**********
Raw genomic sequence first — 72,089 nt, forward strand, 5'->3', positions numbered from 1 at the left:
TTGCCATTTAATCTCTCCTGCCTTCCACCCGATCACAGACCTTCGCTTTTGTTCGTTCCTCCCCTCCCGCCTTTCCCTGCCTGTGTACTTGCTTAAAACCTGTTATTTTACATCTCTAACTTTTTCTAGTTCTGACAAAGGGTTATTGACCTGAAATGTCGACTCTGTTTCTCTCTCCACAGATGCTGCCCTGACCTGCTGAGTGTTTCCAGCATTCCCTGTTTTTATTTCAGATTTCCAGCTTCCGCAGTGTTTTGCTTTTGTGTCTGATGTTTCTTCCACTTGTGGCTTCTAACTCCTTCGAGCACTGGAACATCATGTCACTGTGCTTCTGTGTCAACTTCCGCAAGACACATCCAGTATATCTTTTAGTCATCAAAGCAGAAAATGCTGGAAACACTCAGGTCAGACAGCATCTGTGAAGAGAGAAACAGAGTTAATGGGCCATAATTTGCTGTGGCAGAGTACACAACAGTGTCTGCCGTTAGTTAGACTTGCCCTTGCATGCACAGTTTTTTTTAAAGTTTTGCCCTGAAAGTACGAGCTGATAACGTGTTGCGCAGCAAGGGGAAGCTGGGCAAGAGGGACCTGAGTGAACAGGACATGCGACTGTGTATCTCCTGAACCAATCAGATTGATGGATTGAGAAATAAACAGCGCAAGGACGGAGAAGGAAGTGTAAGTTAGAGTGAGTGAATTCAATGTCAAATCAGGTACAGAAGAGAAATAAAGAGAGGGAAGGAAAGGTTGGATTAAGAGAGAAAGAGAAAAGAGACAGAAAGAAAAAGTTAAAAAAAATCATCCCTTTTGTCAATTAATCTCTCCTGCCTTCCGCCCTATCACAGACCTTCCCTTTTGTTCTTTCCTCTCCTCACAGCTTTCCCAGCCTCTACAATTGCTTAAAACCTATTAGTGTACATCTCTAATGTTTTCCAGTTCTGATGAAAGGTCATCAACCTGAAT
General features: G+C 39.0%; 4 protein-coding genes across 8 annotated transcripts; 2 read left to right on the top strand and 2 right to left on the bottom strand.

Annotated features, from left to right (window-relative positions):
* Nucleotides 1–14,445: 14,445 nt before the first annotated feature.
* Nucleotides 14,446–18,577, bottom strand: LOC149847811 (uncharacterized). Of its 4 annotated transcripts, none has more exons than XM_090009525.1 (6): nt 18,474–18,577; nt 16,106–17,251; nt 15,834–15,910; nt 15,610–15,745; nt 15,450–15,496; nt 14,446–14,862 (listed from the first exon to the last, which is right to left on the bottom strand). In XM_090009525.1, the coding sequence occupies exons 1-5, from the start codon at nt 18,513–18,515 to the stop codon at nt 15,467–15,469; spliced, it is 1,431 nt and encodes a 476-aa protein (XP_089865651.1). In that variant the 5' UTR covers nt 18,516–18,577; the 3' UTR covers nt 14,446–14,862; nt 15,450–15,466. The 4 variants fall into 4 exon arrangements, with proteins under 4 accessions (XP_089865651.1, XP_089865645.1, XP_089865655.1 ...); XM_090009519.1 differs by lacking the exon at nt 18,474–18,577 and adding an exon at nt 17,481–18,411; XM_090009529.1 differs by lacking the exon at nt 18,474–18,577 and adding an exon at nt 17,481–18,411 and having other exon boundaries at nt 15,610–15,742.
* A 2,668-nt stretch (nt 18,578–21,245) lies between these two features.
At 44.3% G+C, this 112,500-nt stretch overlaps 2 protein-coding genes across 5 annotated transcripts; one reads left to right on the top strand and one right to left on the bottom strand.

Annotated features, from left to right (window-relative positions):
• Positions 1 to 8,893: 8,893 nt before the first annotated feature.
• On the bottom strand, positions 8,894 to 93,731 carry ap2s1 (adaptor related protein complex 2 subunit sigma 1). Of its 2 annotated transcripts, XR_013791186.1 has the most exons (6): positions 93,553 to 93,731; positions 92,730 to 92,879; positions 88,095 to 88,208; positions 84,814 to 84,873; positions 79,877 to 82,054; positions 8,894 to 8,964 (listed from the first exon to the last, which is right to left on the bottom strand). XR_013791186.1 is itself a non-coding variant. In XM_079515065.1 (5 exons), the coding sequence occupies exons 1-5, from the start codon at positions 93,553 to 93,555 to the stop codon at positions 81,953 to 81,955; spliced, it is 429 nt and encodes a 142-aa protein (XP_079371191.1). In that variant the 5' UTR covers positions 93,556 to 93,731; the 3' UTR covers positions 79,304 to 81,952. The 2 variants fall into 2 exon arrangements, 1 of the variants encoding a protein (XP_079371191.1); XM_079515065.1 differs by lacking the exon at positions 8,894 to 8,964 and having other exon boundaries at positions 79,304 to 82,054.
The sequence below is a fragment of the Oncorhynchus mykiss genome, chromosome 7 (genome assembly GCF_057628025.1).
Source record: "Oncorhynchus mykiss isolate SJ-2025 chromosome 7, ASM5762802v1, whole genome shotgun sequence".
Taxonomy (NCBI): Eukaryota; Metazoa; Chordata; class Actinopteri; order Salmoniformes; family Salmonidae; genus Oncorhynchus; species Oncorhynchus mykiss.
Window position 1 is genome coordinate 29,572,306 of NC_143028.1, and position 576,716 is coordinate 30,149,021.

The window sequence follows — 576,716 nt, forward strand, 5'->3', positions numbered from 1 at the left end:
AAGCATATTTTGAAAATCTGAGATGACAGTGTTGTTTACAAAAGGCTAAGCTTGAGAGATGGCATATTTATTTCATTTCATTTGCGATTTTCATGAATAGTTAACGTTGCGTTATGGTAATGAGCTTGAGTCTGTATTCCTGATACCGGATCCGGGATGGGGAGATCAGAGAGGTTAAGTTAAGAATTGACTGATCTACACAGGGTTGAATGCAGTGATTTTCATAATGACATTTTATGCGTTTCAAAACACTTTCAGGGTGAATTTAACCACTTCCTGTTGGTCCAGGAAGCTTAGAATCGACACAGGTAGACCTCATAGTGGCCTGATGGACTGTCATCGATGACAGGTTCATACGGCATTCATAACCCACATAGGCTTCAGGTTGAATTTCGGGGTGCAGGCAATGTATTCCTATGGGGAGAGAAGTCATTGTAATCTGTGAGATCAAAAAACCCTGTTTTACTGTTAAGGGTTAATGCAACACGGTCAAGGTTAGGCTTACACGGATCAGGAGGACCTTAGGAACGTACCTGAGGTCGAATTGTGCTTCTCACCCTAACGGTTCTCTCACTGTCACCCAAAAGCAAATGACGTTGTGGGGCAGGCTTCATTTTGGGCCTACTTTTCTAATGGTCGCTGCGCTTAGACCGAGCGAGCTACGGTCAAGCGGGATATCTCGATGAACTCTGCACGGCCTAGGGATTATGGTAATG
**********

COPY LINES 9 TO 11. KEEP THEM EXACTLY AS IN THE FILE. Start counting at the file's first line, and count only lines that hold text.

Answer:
Annotated features, from left to right (window-relative positions):
• Positions 1 to 8,893: 8,893 nt before the first annotated feature.
• On the bottom strand, positions 8,894 to 93,731 carry ap2s1 (adaptor related protein complex 2 subunit sigma 1). Of its 2 annotated transcripts, XR_013791186.1 has the most exons (6): positions 93,553 to 93,731; positions 92,730 to 92,879; positions 88,095 to 88,208; positions 84,814 to 84,873; positions 79,877 to 82,054; positions 8,894 to 8,964 (listed from the first exon to the last, which is right to left on the bottom strand). XR_013791186.1 is itself a non-coding variant. In XM_079515065.1 (5 exons), the coding sequence occupies exons 1-5, from the start codon at positions 93,553 to 93,555 to the stop codon at positions 81,953 to 81,955; spliced, it is 429 nt and encodes a 142-aa protein (XP_079371191.1). In that variant the 5' UTR covers positions 93,556 to 93,731; the 3' UTR covers positions 79,304 to 81,952. The 2 variants fall into 2 exon arrangements, 1 of the variants encoding a protein (XP_079371191.1); XM_079515065.1 differs by lacking the exon at positions 8,894 to 8,964 and having other exon boundaries at positions 79,304 to 82,054.